We know each other by now. Plus we don't have the time for formalities, I'm afraid.I got a little thrown at the very start of this book when it became clear that the narrator's name is Balram, a variant form of Balarāma, the elder brother of Krishna. That was also the name of the house in south Dublin where my grandfather lived with his second wife, my godmother, when I was a child (my grandmother died very young and he remarried). I guess I had never really thought about its meaning - it's not obviously of Irish origin, and I suppose it's quite likely that in this case it was also a reference to the Indian god. This coincidence sent me to the online archives; the original owner and possibly builder of my grandfather's house was an Alexander Malcolm, head of the Dublin branch of the Glasgow plastering company George, Rome & Co; he must have been a master plasterer, and it's not at all unlikely that he had some Indian connection, as almost everyone in Britain and Ireland of his class would have had in those days.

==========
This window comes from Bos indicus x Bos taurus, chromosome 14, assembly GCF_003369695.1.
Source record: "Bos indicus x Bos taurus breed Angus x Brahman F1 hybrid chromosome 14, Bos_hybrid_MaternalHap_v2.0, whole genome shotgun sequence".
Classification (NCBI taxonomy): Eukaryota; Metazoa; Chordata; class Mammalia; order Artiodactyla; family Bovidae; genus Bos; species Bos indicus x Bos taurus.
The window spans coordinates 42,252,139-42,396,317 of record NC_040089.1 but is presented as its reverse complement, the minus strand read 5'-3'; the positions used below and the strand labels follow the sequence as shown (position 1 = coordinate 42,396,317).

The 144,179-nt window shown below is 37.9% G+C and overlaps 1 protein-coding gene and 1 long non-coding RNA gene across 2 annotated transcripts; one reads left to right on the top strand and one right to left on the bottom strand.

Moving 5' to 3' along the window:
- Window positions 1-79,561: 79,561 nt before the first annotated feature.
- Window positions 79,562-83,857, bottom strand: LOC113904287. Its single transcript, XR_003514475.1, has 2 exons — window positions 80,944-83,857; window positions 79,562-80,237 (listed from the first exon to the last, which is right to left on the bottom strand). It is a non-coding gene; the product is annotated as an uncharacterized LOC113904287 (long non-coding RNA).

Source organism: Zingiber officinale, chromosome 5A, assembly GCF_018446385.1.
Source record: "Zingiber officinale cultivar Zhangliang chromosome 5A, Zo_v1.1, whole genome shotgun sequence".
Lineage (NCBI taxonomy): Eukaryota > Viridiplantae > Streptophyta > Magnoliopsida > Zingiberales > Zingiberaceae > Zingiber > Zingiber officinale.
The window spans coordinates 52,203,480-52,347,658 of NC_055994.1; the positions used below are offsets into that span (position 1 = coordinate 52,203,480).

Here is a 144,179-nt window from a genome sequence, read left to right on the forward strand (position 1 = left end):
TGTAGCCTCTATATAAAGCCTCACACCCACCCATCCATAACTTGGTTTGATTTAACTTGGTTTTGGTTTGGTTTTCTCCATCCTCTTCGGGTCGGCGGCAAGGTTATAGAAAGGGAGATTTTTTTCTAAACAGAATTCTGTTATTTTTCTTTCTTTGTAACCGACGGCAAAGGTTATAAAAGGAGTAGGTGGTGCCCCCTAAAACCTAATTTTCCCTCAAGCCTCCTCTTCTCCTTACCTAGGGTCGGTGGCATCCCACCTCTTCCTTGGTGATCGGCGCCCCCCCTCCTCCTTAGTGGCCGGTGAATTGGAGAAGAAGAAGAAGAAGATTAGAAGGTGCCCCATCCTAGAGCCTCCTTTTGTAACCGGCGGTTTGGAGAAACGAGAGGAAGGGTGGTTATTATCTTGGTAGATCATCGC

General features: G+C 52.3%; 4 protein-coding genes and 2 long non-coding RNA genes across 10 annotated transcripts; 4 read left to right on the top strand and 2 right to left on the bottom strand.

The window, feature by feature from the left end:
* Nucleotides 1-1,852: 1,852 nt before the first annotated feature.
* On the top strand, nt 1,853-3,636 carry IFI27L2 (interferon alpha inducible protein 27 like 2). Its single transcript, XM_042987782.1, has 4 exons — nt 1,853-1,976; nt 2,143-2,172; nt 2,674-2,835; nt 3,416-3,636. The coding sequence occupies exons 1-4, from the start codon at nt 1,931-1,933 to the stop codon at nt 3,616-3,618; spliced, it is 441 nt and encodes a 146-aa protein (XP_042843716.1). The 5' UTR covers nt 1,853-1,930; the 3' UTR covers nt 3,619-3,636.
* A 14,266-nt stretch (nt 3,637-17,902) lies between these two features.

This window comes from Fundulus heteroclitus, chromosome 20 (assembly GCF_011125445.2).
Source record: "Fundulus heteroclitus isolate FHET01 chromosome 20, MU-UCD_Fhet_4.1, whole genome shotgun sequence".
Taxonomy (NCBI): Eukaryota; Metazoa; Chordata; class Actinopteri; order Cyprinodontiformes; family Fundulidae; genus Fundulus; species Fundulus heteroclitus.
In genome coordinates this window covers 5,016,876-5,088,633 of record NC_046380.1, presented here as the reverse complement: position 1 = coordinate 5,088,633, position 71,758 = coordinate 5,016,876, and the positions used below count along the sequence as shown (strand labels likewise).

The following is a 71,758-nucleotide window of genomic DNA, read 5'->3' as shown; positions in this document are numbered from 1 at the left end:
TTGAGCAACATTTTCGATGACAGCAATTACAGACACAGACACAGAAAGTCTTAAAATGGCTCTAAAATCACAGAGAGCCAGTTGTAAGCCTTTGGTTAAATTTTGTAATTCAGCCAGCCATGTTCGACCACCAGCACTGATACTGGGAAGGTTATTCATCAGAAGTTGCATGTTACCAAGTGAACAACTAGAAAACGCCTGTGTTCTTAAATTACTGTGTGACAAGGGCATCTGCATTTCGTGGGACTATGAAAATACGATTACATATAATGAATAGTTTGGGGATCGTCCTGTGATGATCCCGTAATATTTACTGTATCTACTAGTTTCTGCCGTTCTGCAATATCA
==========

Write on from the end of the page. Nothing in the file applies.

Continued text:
Anyway. The book itself is very dark but also funny. It chronicles Balram's rise from a desperately poor village to wealth and prosperity in Bangalore, via a period as a chauffeur in Delhi working for a rich man from his local village. It's a vivid account of an India where the old ways are breaking down, and new money and urbanisation are creating their own rules. Balram is rather a sympathetic rogue, who commits murder and colludes in other deaths to ensure his own path to the top. The story is framed as a letter to Chinese leader Wen Jiabao, warning him about what India is really like. I don't have enough knowledge of India to critique it, but it was well worth the ride. You can get it here.
This won the 2008 Man Booker Prize, beating five books I haven't heard of: Sebastian Barry's The Secret Scripture, Amitav Ghosh's Sea of Poppies, Linda Grant's The Clothes on Their Backs, Philip Hensher's The Northern Clemency and Steve Toltz's A Fraction of the Whole. It was my top unread book acquired in 2018, and my top non-genre fiction book. Next on those piles respectively are The Botany of Desire, by Michael Pollan, and Daniel Deronda, by George Eliot.